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Throughout the world, the COVID-19 pandemic has strongly impacted cardiac departments, healthcare professionals and patients. COVID-19 has kept more than half of heart attack patients away from hospitals.
3,101 healthcare practitioners involved in the treatment of STEMI patients in 141 countries completed an online survey from 16 to 26 April 2020.
“Patients’ fears of becoming infected by going to hospital must be addressed. They need to be assured that the in-hospital risk of coronavirus infection has been minimised for patients being admitted with heart attacks or strokes. If you have chest pain or other heart attack symptoms – such as pain in the throat, neck, back, stomach or shoulders that lasts for more than 15 minutes – you must call an ambulance. Remember that COVID-19 mortality is 10 times lower than that of an untreated heart attack. And rapid treatment for a heart attack works.” Professor Barbara Casadei, ESC President.
“Don’t delay if you have heart attack symptoms: call emergency. Every minute counts.” Professor Dariusz Dudek, EAPCI President.
Download the press release
The survey revealed that one of the main consequences of the pandemic was that fewer severe heart attack patients went to hospitals and that this phenomenon affected many hospitals.
Many healthcare professionals also noted that STEMI patients who presented to hospitals did so later than usual.
Many cardiology departments have been impacted by the outbreak of the infection.
Robust worldwide data.
The survey gathered data from 3,101 respondents in 141 countries on six continents.
Most respondents were cardiologists and interventional cardiologists from large hospitals.
Respondents mostly worked in university and regional hospitals.
Most countries were locked-down at the time of the survey.
Question: Is your country in lockdown (e.g. most shops and restaurants are closed, people are working from home as much as possible)?
Consequence #1 of the pandemic: There is a considerable decrease in STEMI patients coming to hospitals.
Question: Have you perceived a change in the number of people coming to your hospital with STEMI since the coronavirus outbreak?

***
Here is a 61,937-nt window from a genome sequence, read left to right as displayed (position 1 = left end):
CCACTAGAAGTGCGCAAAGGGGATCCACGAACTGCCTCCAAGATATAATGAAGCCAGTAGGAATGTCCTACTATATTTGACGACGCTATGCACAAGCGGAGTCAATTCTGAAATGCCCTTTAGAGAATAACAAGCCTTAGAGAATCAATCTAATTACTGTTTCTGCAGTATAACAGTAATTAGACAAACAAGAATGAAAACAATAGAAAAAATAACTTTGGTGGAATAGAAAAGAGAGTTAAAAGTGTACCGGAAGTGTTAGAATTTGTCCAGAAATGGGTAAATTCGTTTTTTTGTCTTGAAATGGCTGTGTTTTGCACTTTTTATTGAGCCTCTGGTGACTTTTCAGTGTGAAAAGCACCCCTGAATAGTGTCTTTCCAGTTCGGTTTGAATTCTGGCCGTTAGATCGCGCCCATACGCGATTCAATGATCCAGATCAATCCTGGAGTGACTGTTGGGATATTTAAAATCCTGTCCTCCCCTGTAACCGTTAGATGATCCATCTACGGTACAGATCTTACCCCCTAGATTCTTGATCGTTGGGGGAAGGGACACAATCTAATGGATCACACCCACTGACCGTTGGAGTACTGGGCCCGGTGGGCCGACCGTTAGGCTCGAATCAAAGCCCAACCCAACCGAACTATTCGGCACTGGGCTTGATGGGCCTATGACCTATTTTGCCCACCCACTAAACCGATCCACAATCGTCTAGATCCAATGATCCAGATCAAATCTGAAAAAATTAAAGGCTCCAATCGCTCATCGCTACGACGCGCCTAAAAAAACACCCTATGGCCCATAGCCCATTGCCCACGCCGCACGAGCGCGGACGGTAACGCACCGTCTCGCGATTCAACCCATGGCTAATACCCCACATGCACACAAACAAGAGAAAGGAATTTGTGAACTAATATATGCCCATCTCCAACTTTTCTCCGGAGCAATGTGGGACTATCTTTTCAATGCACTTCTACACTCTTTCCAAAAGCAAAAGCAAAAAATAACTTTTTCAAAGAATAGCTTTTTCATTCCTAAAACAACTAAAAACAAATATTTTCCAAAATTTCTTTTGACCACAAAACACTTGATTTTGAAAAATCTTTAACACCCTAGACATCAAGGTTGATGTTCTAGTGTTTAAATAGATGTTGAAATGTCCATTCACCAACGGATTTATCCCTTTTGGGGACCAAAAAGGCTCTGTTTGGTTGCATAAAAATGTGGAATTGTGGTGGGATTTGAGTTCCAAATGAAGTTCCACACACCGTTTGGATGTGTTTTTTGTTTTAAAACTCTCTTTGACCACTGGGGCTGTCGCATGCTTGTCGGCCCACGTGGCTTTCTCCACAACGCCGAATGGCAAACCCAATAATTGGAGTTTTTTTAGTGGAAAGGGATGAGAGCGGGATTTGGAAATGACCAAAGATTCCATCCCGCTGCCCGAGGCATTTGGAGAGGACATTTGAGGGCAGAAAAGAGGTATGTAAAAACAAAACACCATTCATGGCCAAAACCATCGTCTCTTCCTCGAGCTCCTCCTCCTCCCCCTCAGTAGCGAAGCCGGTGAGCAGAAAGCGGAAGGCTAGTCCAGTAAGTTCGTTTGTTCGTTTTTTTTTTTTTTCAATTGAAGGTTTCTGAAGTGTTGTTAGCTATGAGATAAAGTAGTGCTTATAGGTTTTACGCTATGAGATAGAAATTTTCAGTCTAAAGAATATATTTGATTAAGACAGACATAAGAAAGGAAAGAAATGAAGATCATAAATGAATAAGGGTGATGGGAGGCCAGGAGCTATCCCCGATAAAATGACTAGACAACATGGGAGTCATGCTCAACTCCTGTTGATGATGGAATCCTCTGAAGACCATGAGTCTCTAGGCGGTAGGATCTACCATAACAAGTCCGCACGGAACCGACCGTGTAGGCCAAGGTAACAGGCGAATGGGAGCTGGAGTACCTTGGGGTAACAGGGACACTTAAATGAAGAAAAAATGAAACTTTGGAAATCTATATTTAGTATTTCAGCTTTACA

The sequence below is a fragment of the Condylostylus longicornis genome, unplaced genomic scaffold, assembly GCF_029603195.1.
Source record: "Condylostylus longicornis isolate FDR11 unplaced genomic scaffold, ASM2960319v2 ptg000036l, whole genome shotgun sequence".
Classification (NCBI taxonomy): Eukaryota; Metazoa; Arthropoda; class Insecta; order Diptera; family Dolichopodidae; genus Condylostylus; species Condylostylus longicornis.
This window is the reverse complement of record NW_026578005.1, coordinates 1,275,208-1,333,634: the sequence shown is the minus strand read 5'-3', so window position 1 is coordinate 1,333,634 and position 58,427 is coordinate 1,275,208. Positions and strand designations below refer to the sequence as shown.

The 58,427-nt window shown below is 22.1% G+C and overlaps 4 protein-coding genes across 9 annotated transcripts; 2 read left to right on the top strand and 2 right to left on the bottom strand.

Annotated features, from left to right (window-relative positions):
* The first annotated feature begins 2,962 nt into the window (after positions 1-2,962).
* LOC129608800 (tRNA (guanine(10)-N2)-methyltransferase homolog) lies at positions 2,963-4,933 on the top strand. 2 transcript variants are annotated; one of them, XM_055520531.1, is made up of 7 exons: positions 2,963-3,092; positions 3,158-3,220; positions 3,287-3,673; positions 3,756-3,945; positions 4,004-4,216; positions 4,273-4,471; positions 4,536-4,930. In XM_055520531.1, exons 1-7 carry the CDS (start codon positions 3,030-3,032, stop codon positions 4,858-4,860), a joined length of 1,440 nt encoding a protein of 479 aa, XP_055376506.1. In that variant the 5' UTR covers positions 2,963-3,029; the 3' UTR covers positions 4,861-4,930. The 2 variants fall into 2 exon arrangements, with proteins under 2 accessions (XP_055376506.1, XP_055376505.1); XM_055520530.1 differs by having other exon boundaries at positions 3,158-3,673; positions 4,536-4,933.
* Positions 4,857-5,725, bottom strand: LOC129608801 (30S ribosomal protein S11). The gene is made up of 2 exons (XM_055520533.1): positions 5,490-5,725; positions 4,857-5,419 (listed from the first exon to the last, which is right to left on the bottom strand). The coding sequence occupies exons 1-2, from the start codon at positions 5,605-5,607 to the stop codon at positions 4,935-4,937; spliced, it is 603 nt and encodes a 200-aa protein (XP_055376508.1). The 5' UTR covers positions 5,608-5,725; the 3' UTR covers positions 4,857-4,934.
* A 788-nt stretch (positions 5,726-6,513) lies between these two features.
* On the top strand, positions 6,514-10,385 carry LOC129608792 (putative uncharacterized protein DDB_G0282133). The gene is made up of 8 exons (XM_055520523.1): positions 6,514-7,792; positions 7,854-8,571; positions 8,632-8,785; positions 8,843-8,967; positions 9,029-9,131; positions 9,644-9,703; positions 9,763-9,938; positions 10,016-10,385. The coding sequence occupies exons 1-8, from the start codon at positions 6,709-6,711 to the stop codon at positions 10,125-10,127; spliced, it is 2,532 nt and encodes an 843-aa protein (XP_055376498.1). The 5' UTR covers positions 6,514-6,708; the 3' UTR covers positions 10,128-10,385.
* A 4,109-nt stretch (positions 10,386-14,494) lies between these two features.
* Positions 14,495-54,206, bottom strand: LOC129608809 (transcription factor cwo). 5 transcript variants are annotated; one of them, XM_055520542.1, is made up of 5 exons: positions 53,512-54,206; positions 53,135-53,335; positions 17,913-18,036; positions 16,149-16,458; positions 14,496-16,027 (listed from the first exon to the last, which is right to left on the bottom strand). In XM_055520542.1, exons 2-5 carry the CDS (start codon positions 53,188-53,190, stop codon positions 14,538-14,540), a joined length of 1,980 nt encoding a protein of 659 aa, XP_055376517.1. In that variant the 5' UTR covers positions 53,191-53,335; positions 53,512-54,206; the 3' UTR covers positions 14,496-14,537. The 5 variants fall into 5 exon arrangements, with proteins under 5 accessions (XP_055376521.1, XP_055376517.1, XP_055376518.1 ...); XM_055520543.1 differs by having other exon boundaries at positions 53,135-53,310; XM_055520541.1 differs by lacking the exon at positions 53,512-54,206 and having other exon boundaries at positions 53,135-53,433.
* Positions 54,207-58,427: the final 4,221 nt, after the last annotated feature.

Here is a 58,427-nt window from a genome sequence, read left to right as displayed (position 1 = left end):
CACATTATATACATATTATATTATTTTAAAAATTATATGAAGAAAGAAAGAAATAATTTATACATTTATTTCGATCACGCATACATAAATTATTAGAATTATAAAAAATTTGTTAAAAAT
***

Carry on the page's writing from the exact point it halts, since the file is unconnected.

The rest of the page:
Respondents who noted a decrease in STEMI patients:
Question: By what percentage has the number of STEMI patients decreased?
Consequence #2 of the pandemic: STEMI patients present later than usual.
Question: Do STEMI patients present later than usual (i.e. beyond the optimal window for PCI/thrombolysis)?
Up to 65% of respondents estimated that at least 41% of STEMI patients present later than usual. Overall, on average, 48% of patients present later than usual.
Question: What percentage of STEMI patients present later than usual (i.e. beyond the optimal window for PCI/thrombolysis)?
Consequence #3 of the pandemic: the huge wave of COVID patients also impacted cardiology departments.
Question: How many patients are currently admitted to your hospital with COVID-19?
Up to 68% of respondents stated that their unit had been either “partially” or “totally” restructured as a result of the pandemic.
Question: Has your ward/unit/department been restructured as a result of the COVID-19 pandemic?
For those reporting an increase in STEMI patients, the increase was marginal.
Question: By what percentage has the number of STEMI patients increased?
Only 3% of all respondents reported an increase in STEMI patients. For 30% of those respondents, the main reason for the increase in STEMI patients was “anxiety”.
Question: What do you think the reasons for an increase are?
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Increase/decrease of STEMI patients’ admissions in hospitals in countries with National (NCS) and Affiilated (ACS) Cardiac Societies.
Our mission: To reduce the burden of cardiovascular disease.
© 2020 European Society of Cardiology. All rights reserved.